Education Reform in the U.S.: 3 Ways to Thrive Amid Globalization

This article is an excerpt from the Shortform book guide to "The World Is Flat" by Thomas L. Friedman. Shortform has the world's best summaries and analyses of books you should be reading.

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Are schools preparing students to adapt to changing workplace demands? Are students equipped for innovation?

America has all the tools necessary to thrive in a global economy. If it wishes to do so, though, it must make some changes in the way it educates its youth. Thomas L. Friedman, in his book The World Is Flat, offers three recommendations.

Keep reading for Friedman’s advice for education reform in the U.S.

Education Reform in the U.S.

According to Friedman, one of the most important things the U.S. can do to achieve success in the flat (globalized) world is to properly educate its citizens: People need to have the right knowledge and skills to find jobs and provide value to society. A large and thriving middle class is important for economic and political stability, so the U.S. needs to educate its citizens to find good middle-class jobs. 

However, many of the middle-class jobs people relied on in the past will no longer exist in the flat world. They’ll be automated, outsourced, or simply obsolete. There is no way to know exactly how these jobs will change in the future, so Friedman provides three recommendations for education reform in the U.S.: 

  1. Teach kids how to adapt.
  2. Teach kids how to properly navigate technology.
  3. Teach kids how to make mental connections.

#1: Teach Students How to Adapt

Friedman argues that the most important thing to impart to our kids is the ability to learn and adapt: to absorb new information and figure out how to do different tasks in different ways. For instance, in a flat world, jobs and industries will constantly evolve, making it necessary for workers to adapt to changing workplace demands. 

(Shortform note: In Make It Stick, the authors give advice on learning “how to learn,” which may lead to greater adaptability. Because adapting requires you to learn things quickly, learning how to learn is an important skill to grasp. They claim the learning strategies many people are taught today are ineffective. They rely too heavily on repetition and only provide a surface-level understanding. To learn a new skill or concept well, focus on two things: comprehension and retention. The best way to improve comprehension is to identify the underlying principles instead of merely memorizing the information. To improve retention, use forms of retrieval practice that commit the information to long-term memory.)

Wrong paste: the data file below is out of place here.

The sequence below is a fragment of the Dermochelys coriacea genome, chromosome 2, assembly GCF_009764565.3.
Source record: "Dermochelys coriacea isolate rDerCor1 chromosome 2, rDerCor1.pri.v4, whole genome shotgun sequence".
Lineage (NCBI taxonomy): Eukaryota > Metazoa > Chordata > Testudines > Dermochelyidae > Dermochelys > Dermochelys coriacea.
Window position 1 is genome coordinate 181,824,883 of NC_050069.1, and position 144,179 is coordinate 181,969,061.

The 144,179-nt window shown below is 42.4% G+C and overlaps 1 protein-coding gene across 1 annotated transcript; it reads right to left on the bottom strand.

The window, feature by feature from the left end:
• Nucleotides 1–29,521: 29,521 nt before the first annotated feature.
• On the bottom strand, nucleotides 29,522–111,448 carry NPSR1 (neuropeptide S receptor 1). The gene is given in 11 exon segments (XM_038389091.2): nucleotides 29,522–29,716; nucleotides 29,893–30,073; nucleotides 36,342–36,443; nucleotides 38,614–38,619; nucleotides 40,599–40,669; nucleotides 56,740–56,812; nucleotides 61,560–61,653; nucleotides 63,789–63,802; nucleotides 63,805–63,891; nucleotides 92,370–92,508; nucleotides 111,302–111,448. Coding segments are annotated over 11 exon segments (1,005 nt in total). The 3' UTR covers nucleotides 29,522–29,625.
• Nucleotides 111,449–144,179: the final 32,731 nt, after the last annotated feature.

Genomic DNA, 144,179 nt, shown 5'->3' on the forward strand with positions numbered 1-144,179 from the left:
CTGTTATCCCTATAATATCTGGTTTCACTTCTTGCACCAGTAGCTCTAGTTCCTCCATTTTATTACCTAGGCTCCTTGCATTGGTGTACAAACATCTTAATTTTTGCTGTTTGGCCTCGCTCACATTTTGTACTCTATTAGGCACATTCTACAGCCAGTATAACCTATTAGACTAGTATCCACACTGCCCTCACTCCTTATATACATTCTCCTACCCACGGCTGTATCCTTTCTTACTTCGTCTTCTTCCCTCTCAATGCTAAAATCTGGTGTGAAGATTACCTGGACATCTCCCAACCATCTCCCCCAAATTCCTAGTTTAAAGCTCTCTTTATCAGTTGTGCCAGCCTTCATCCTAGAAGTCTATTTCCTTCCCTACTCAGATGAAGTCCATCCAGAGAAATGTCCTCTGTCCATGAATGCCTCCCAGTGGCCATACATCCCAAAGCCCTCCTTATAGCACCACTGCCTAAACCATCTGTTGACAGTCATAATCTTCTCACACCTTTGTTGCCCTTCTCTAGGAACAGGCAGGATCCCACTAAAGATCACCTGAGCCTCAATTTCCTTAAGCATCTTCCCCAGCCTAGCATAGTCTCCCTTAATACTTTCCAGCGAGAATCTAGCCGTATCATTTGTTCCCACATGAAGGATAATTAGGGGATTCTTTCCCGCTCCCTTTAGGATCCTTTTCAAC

#2: Teach Students How to Navigate Technology

Another important skill Friedman recommends we teach our children is how to properly navigate the digital world. As more people gain access to the internet, knowing how to use it to your advantage becomes critical. In particular, being able to find useful knowledge in a sea of online information can set you apart from others.

(Shortform note: Understanding technology may improve your job prospects in the short term, but a major concern of the 21st century is the automation of jobs causing mass unemployment. In 21 Lessons for the 21st Century, Yuval Noah Harari points out that the rise of new technologies, particularly artificial intelligence, may result in a “useless class” of people who can no longer contribute to the labor force. AI could replace even high-skilled jobs that were previously immune to automation. For example, machines could potentially learn to diagnose illnesses and injuries in patients, replacing doctors and nurses across the world.)

#3: Teach Students How to Make Mental Connections

In a flat world, Friedman argues that making connections between different areas of knowledge and expertise will be an invaluable skill because these kinds of connections are what lead to innovation and creativity. One way to foster creativity is to focus on liberal arts curricula, which promote a well-rounded education. While math and science are also crucial in a flat world, having a basis of knowledge in things like music, art, and literature can help people apply their math and science education in creative ways.

(Shortform note: With the transition to a digital, globalized world, many education experts are recognizing the importance of creativity in modern curricula and in particular how education in the arts is vital to U.S. success. One educator, for example, stresses that art and design will transform the 21st-Century economy as much as science and technology transformed the 20th-Century economy. This is because art and design are an essential part of creativity, which in turn is essential to innovation.)

Education Reform in the U.S.: 3 Ways to Thrive Amid Globalization

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Elizabeth Whitworth

Elizabeth has a lifelong love of books. She devours nonfiction, especially in the areas of history, theology, and philosophy. A switch to audiobooks has kindled her enjoyment of well-narrated fiction, particularly Victorian and early 20th-century works. She appreciates idea-driven books—and a classic murder mystery now and then. Elizabeth has a blog and is writing a book about the beginning and the end of suffering.

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